March 23, 2017, by Stuart Moran
Research software engineering support in Geography
The Digital Research team are working with the School of Geography to trial a new Research Software Engineering (RSE) service. Our RSE has been across a range of different research projects including:
Doreen Boyd, Associate Professor and Reader in Earth Observation, and her team are using a series of rainforest based LiDaR data to determine the distribution of tree species. Their challenge has been a lack of sufficient computational power and in determining the best approach to analysing the full wave form. Our RSE has been helping to create scripts to automate the transfer of data between different software components and also run the data through the University’s HPC, in addition to advising on different analytical techniques. The windows environment created a lot of headaches around the potential HPC use, and we are currently looking at cloud computing options.
Climate and Ecological Patterns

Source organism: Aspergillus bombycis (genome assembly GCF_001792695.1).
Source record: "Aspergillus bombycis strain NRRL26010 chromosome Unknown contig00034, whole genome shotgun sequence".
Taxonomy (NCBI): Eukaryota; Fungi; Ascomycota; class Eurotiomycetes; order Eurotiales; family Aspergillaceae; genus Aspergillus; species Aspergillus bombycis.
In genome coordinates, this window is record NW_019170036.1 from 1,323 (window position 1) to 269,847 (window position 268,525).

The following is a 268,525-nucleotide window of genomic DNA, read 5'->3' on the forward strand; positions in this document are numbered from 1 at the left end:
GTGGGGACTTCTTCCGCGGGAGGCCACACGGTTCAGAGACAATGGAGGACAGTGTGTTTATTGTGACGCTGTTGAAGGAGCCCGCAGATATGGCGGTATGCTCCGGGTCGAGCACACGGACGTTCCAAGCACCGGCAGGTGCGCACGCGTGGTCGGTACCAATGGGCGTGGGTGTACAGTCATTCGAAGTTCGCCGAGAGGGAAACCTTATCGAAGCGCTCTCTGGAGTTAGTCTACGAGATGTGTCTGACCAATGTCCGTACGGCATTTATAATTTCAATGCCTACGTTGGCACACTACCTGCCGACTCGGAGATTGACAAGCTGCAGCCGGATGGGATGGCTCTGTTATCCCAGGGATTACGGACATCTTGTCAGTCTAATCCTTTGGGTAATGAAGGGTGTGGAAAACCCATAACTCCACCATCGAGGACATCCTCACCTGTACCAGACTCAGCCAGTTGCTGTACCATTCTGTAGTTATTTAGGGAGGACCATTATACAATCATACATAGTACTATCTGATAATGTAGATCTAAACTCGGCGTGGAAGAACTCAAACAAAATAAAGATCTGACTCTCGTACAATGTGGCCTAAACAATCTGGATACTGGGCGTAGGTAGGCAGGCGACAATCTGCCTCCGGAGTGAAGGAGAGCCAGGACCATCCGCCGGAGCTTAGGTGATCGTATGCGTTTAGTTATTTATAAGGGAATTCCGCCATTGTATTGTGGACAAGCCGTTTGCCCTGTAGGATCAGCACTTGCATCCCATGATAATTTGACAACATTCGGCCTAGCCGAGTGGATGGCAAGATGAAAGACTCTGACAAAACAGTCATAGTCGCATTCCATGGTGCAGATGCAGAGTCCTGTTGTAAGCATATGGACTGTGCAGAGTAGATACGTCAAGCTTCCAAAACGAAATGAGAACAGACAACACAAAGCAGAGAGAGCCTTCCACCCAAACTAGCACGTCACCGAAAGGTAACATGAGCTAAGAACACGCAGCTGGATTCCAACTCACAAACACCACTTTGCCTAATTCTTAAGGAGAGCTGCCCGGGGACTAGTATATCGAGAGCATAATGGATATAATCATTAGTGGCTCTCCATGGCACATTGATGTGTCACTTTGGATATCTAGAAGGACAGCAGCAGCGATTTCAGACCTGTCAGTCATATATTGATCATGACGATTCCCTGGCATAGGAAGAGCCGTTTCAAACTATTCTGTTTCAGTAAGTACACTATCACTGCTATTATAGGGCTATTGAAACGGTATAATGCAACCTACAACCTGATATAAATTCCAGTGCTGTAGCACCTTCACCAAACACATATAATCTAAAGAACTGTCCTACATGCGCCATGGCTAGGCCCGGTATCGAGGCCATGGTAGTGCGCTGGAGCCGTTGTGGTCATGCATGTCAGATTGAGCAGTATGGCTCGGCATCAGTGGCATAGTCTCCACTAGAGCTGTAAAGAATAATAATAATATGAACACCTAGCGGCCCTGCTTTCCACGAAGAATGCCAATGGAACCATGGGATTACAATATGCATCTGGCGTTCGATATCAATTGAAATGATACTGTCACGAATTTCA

Adam Algar, Assistant Professor in Biogeography and his team are looking to model to predict how climate can affect ecological and evolutionary patterns, particularly in lizards and frogs. In light of high barriers to entry for the HPC, the team and their research are limited by the compute power of their local machines. The RSE is helping to make accessing the HPC easier, and to also help them explore the power of scalability in the cloud which may create new opportunities for their work.
UK Bank Closures
Andrew Leyshon, Professor of Economic Geography and his team have gathered a unique set of longitudinal data over the last 30 years on bank closures throughout the UK. Through the RSE, an opportunity was seen to explore the role of agent based modelling in relation to this data. The plan is to create a model of consumer and bank behaviours, and to use cloud computing to run thousands of simulations against the longitudinal data. This will help to create a predictive model for exploring future economic scenarios.
Next blog in series: Working toward the provision of cloud compute services
Stuart Moran, Digital Research Specialist for Social Sciences
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